A couple of decades back few could rise higher than Carlton Pearson. The fourth generation Pentecostal mister and former protégé of legendary televangelist Oral Roberts led one of the largest congregations in Tulsa, had the highest rated show on Trinity Broadcasting Network, and was considered a king/queen-maker among aspiring televangelists and gospel artists alike. Pearson was indeed a family boss within the sanctified-Soprano culture of evangelical Christian broadcasting. Everyone who aspired to be anyone desired to get near him. His annual AZUSA conference introduced a larger public to then lesser-known evangelists like Joyce Meyer, Myles Monroe and Bishop T.D. Jakes. And having the opportunity to preach or sing from his pulpit almost guaranteed evangelical acclaim and financial gain.
The higher you rise, however, the harder you fall. Though there was something different about Pearson’s ministerial demise. Pearson wasn’t trolling for prostitutes like Jimmy Swaggart. He wasn’t embezzling funds and bedding employees like Jim Bakker. Nor was he caught smoking meth while being lathered down by male prostitutes like Ted Haggard. Rather, while watching a documentary about suffering in Rwanda, Pearson dared to call into question the traditional doctrines of his Pentecostal faith.
Over time Pearson began preaching what he considered the radical and inclusive love of God. Called the “gospel of inclusion,” Pearson professes that God’s love, as revealed on the cross, redeems persons regardless of race, religious belief, ethnicity or sexual orientation. Pearson even declared that there was no hell in the after-life, only that which we create here on earth. He soon found evidence for his assertion, as all hell was about to break loose within his world of Christian broadcasting.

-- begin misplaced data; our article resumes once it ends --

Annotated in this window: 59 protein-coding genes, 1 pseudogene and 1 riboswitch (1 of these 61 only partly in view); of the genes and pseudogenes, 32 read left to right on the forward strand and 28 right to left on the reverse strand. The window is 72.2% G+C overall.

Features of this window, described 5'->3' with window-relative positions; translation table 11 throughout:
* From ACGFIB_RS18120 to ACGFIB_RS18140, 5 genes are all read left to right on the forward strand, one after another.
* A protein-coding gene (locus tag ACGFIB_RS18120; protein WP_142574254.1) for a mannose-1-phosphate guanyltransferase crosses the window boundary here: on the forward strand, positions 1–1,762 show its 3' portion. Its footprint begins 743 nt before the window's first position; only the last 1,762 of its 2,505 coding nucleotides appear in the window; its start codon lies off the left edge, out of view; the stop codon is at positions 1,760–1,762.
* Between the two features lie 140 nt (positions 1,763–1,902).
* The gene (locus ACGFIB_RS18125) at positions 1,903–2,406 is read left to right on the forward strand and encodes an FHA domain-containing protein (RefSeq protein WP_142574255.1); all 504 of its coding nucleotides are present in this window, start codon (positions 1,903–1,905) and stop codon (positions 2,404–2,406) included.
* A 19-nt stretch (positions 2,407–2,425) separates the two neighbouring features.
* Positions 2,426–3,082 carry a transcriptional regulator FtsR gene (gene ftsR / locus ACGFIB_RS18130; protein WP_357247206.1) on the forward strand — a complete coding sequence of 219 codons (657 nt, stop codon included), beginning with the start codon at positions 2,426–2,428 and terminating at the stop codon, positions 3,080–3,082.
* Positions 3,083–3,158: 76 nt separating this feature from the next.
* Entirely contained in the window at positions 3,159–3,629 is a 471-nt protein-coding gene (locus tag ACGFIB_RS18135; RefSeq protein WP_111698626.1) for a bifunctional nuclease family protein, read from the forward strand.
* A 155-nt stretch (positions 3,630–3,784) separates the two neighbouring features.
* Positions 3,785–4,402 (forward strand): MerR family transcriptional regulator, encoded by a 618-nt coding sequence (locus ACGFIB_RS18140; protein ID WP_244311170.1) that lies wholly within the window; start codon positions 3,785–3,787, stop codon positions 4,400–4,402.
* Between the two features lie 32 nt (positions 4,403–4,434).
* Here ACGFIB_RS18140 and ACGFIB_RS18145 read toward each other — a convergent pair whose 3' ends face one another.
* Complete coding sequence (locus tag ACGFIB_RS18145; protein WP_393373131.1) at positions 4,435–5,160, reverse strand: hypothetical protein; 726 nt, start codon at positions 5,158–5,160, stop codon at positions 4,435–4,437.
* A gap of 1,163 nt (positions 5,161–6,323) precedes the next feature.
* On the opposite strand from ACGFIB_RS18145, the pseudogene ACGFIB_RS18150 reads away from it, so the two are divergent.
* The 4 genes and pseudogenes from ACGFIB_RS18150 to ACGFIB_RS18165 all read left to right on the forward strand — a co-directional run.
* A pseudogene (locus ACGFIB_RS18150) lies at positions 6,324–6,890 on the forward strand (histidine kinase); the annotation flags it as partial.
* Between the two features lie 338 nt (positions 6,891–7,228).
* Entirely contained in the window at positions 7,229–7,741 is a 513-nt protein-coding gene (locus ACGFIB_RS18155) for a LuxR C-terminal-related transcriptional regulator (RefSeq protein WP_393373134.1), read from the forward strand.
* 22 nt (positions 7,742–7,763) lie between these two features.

The Oral Roberts family and university where he graduated and sat on the board disavowed him. Charisma publishing house and several Pentecostal organizations denounced him. And fellow evangelists that were once sycophants in his presence distanced themselves from him. (In the case of Bishop T.D. Jakes, the Dallas preacher dubiously acquired Pearson’s mailing list of subscribers and previously held prime-time spot on TBN).
Within a few years, his 5,000 member congregation was down to a faithful few hundred, his church building was in foreclosure, and his future in Tulsa a foregone failed conclusion.
But it appears Carlton Pearson is in the midst of a ministerial comeback. On this week the 6,000 member Christ Universal Temple of Chicago named him interim senior pastor.
Founded by the Rev. Johnnie Colemon over fifty years ago, Christ Universal is one of the largest and most influential New Thought churches in the country. Rooted in the metaphysical healing milieu of late 19th century America, New Thought faith blends Christian teachings with the power of positive thinking, creative personal power and the universality of God that is represented within humanity. Pearson began gravitating toward this philosophy in recent years and had formed relationships with leading New Thought thinkers such as Rev. Colemon and Rev. Michael Beckwith at the Agape International Spiritual Center in Los Angeles.
It is true that some members of Christ Universal have voiced disappointment over Pearson’s selection. The problem seems to be his Pentecostal roots coupled with his lack of New Thought training.
Pearson believes his inclusionist perspective to be consistent with New Thought teachings, however. Both affirm the radical, inclusive love of God and the divine potential within humanity. But, most importantly, if Christ Universal needs a leader with the proven charisma to lead a multimillion dollar religious empire and the stamina to endure criticisms over controversial theology, Carlton Pearson might just be the perfect fit. The conservative Pentecostal preacher turned progressive religious radical has a proven track record.